Among the bars and clubs to consider: Nikki Beach, a club that also conducts daytime events, and Ted's Hideaway, an unpretentious locals bar. There's also a Starbucks next door to the Marriott for all you venti-nonfat-iced-mochaccino addicts.
Still technically South Beach, but much quieter and less crowded than the stretch that begins five blocks to the north.
The beach down in SoFi is just as broad as it is further north, and the sand is just as soft. The difference is that the thing that makes SoBe one of the most famous beaches in the world -- the horde of bikini babes, jacked dudes, topless Europeans, and families with kids, all jumbled together -- is absent down by the Bentley. Then again, all you have to do join that horde is stroll north half a mile or so. Sun and glistening abs; no fuss.
Beach towels, chairs and umbrellas are all complimentary (at least insofar as a $17 daily resort fee is "complimentary").
Mobile snack stands are also scattered along the beach, selling soft drinks and chips (note, however, that alcohol is not allowed).
Suites only. They're clean and spacious (if not huge), and the bathrooms are magnificent. Some of the retro touches are grand and classy, but the worn rug and beat-up furniture are a little too retro.
You can forget about pastels and sleek furniture at the Bentley -- the feel is more old-school midtown Manhattan than South Beach. Instead of bamboo, the floors are marble. Rather than white lacquer or Ikea "modern," the furniture looks like it was found at an antique shop.
And those beds. If not quite fit for a king, they at least have the look, with enormous headboards comprised of red cushion and gold-leafed wood. And I'm sure kings have slept less comfortably: the oh-so-soft linens, down duvets, and Restonic "Sup-R-Posture Orthopedic Royale" pillow-top mattress made for one of the best nights of sleep on my trip.
The other highlight is the bathroom. In addition to the marble floors and countertops, the bathroom (unlike the bedroom) has the equipment to match the grandeur: terry-cloth robes, super-soft towels, a bidet, a spacious shower with good water pressure, and an enormous bathtub. It's almost as romantic as the beach. (But not quite.)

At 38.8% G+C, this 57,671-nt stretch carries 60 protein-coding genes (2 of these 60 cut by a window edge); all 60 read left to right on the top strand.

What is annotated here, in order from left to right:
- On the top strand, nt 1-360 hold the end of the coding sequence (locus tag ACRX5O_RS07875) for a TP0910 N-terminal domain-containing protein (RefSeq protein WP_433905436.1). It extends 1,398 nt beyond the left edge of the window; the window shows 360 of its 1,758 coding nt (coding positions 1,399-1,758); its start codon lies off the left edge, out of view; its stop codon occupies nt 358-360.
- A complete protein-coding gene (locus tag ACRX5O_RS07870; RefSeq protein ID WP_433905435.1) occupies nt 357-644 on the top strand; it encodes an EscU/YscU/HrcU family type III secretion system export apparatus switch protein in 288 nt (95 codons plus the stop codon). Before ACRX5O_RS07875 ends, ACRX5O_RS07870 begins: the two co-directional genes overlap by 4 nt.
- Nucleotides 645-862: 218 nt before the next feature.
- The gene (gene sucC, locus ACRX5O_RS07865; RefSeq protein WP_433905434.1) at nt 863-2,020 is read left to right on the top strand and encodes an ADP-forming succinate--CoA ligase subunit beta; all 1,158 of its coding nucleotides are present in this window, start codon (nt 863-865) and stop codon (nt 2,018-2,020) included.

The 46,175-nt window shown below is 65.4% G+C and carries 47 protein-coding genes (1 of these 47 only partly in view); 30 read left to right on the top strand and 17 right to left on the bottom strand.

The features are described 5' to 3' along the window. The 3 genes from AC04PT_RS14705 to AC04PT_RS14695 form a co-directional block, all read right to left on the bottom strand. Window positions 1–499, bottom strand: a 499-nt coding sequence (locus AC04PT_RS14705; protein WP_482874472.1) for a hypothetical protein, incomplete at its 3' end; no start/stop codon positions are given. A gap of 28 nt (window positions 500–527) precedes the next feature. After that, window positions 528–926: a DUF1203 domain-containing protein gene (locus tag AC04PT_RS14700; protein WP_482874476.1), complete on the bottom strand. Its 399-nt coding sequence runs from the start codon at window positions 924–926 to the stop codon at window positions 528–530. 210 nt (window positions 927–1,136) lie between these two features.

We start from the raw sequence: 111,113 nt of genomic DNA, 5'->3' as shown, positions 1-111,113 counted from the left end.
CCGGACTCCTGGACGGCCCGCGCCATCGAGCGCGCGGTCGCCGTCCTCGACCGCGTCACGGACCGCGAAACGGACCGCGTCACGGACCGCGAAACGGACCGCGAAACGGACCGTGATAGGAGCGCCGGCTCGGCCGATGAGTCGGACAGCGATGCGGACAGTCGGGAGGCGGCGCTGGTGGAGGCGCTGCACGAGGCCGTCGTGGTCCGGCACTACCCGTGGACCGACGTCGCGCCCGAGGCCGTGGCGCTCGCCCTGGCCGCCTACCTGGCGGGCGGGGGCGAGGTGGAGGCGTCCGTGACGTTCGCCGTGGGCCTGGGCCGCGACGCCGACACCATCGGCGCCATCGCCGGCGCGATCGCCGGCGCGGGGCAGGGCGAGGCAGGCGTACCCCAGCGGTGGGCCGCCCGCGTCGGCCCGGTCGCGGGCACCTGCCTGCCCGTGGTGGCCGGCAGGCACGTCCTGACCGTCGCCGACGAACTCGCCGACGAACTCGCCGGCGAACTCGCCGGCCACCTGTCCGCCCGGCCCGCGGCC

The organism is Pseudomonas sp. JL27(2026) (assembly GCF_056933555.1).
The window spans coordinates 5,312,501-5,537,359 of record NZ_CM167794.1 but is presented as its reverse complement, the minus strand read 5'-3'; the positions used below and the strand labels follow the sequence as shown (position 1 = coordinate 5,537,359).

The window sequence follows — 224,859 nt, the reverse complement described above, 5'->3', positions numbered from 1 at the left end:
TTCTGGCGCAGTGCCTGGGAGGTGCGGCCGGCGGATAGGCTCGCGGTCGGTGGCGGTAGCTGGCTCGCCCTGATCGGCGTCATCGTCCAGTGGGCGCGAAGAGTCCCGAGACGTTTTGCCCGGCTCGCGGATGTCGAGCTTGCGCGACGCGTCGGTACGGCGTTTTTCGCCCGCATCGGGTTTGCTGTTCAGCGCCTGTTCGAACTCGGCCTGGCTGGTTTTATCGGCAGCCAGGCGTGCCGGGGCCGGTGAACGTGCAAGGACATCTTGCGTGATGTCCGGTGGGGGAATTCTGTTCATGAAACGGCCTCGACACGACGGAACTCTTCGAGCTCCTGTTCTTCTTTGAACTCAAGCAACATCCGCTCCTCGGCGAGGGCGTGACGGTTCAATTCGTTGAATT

There are two basic types of rooms: standard rooms (also called Luxury studios), which are 350 to 400 square feet, and one- and two-bedroom suites, which are twice that size. (There are also several wheelchair-accessible rooms that comply with current ADA regulations.)
Even the Luxury studio, which is what I had, is considered a suite, since it includes a kitchenette, complete with microwave, toaster, dishwasher, coffee machine and coffee, utensils and dishes. This guest, however, disagreed: "Having a foyer in the hotel room with a long counter containing a microwave and sink does not, in my opinion, qualify to be called a suite." Maybe not, but the kitchenette in my suite (or "suite," if you prefer) would be a great way to save a few bucks on food, given the dearth of cheap dining options in SoFi -- except that there aren't any grocery stores nearby anyway.
Besides the kitchens/kitchenettes, the rooms are pretty low-frills. But the real disappointment is the TV. Given the quality of the bed and bathroom, and the fact that you can watch about 100 channels, I would expect the TVs themselves to be of commensurate caliber. Instead, you get dated Sony Trinitrons.
Other red marks: loud air-conditioning units and thin walls. I could hear everything my neighbors were saying one night.
Tip: If you're a light sleeper -- or just generally appreciate peace and quiet -- request a room on the northern side of the hotel. Otherwise expect to be bothered by noise from next-door's Nikki Beach Club.